Mead is a style of fermented beverage I’ve been wanting to make for a while. All I really know though going into this was that you shouldn’t use the honey at the grocery store as it is cut with other stuff and isn’t pure honey. I almost bought some wildflower honey in Illinois when I was there back in August, but I didn’t buy the honey last minute, which I regretted. So when I was in Hawaii in October, I didn’t waste the opportunity the second time and bought a local wildflower honey.
The only reference I used to make this was from an article in the October 2017 BYO magazine. It really had everything you needed to get started.
1. The basic starting point for the honey to water ratio is about 3lbs to 1 gallon of distilled water (though after making this I heard spring water might be better?) gets you to a starting gravity of 1.100/24 brix. I found that to be true. I heated my must up to about 170F so the water and honey mixed better then cool it down to room temp, but according to that BYO article, that isn’t necessary. I found it necessary though.
2. Next is rehydrating yeast and adding yeast starter nutrient. The yeast needed will be one with a very high alcohol tolerance. Wine yeast is used a lot for this reason, along with working well with the sugars in honey (both wine and honey have nearly a split fructose to glucose ratio and makes up most of both). I used the Lalvin D47 wine yeast as that was recommend in the BYO article. Mixing in Go-Ferm (yeast starter nutrient) with the dried yeast when rehydrating is recommended to give it a boost.
3. Once the yeast is pitched, yeast nutrient is needed due to the honey not having enough FAN (Free Amino Nitrogen), which the yeast needs to do it’s thing. Right before pitching the yeast, you should give it a lot of oxygen. I gave it a shot of pure oxygen for a minute for a 1 gallon batch. Then starting day one, yeast nutrient is needed every day for three days, then a fourth addition when the gravity is around 1.060. The yeast nutrient that is called for is either Fermaid O or Fermaid K. I used BSG Fermax as it’s basically the same thing, just a different brand.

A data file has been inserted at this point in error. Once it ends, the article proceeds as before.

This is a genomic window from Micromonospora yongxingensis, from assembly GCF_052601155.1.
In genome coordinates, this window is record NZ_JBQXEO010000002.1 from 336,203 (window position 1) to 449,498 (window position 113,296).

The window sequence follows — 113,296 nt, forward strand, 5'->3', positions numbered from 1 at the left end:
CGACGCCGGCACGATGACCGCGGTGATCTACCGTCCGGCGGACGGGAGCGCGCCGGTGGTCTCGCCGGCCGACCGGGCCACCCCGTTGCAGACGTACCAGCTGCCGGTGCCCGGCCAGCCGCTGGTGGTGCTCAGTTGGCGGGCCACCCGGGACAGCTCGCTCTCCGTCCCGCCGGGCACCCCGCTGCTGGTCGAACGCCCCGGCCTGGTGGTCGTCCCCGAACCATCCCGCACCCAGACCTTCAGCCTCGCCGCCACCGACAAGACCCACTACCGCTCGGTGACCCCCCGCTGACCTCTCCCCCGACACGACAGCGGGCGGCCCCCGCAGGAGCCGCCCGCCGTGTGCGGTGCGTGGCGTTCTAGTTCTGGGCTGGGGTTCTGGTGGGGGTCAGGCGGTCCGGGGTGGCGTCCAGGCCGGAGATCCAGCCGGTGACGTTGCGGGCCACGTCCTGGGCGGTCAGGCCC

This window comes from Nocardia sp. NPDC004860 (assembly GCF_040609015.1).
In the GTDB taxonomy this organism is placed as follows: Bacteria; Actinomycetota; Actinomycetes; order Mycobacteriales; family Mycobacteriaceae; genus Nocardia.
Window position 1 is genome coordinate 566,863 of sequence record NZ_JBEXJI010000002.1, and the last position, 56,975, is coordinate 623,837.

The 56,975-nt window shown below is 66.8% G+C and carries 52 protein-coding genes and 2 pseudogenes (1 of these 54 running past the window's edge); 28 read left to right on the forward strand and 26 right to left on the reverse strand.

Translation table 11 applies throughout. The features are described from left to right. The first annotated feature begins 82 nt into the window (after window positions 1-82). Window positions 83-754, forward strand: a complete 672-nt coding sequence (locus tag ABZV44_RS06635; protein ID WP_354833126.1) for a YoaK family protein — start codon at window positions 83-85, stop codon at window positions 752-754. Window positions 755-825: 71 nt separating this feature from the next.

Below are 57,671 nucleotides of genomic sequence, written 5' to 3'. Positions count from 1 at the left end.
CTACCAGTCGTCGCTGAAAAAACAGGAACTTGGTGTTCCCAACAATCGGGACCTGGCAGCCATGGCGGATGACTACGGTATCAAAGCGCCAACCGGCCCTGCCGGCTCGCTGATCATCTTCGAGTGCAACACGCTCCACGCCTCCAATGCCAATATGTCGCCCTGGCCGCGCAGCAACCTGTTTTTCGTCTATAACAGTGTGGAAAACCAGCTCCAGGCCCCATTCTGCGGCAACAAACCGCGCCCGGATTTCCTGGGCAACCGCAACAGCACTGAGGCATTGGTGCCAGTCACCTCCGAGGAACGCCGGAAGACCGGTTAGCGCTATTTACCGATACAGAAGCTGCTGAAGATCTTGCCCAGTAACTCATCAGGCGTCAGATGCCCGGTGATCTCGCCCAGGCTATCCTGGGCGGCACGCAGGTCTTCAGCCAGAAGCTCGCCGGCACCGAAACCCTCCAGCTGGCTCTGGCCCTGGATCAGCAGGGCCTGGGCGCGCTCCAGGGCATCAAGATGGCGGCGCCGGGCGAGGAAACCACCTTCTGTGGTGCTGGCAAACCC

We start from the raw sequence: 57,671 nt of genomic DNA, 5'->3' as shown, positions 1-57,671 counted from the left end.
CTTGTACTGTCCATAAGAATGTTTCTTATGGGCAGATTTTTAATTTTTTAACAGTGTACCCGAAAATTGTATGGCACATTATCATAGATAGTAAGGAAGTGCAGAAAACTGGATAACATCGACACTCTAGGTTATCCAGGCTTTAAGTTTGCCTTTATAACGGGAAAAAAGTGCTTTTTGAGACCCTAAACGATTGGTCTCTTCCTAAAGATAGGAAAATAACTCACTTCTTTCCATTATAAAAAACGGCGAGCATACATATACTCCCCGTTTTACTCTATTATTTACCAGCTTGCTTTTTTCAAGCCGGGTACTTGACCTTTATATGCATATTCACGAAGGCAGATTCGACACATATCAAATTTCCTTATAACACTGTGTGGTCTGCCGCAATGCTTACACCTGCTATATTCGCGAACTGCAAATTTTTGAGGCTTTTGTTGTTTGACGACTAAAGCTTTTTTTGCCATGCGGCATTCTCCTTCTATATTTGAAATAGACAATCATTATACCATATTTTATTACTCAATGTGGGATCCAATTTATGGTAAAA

4. Once fermentation has completely fermented out—which for me I was targeting a gravity of 1.000—then you transfer to a secondary. Some people add some Potassium Metabisulfite at this time (helps stabilization and also kills wild and active yeast), which is about 1/8 teaspoon per 5 gallons. You can get sweater mead by getting a little higher starting gravity and finish the mead closer to 1.020 with a strain that will stall at 13%, or with a higher started OG. I wanted this dry as a bone thug.
5. Let it sit for 2-3 months, and bottle from there. I’ve seen clear bottles used a lot, but obviously any bottle will do. You could also back sweeten at this time as well, but again, I opted to leave it dry—dry as a bone dog!
You can also add fruit to this (called melomel), which would be earlier in the process. I am not sure exactly when to add it, but probably in a secondary? There is more stuff for melomels in that BYO article, but I skipped over it because I wanted to see what the honey did purely on its own for my first try at this.
An amazing reference and tool for making this is the Tosna calculator. I used this every step of the way and it tells you how much of what you need to add for everything.
Good luck to us all.
“Brew” day video:
Batch Size: 1 Gallon
OG: 1.102/24 Brix
Est ABV: 13%-ish
3 lbs of Leuha Wildflower honey
3 lbs of honey to 1 gallon distilled water
11/7/17: Mixed in 3 lbs of honey to 1 gallon of distilled water in a 5 gallon pot. Heated it up to 170F for a few minutes to mix the hot water with the honey. Gravity was 1.102 (24.2 Brix) once cooled. Added 2.5 g of Go-Ferm in 50 mL of water at 100F. Added 2 g of yeast and let sit for 15 minutes. It was room temp by the end of 15 minutes.
Gave the “must” a shot of pure oxygen for a minute.
11/8/17: Added 1 g yeast nutrient (BSG Fermax).
11/9/17: Added another 1 g yeast nutrient (BSG Fermax).
11/10/17: Added another 1 g yeast nutrient (BSG Fermax).
11/18/17: Gravity at 1.020. Added .5 g yeast nutrient (BSG Fermax). Whiffed on adding more nutrient when it was at 1.060.
12/2/17: Gravity/brix at 0. Transferred to a secondary.
12/23/17: It’s a bit sulfury and slightly odd. Kinda hard to describe. Sara (fiancé) said it kind of reminded her of sake.
1/27/18: Bottled. Added Potassium Metabisulfite at this time, but earlier in the process would have been better. Efforting.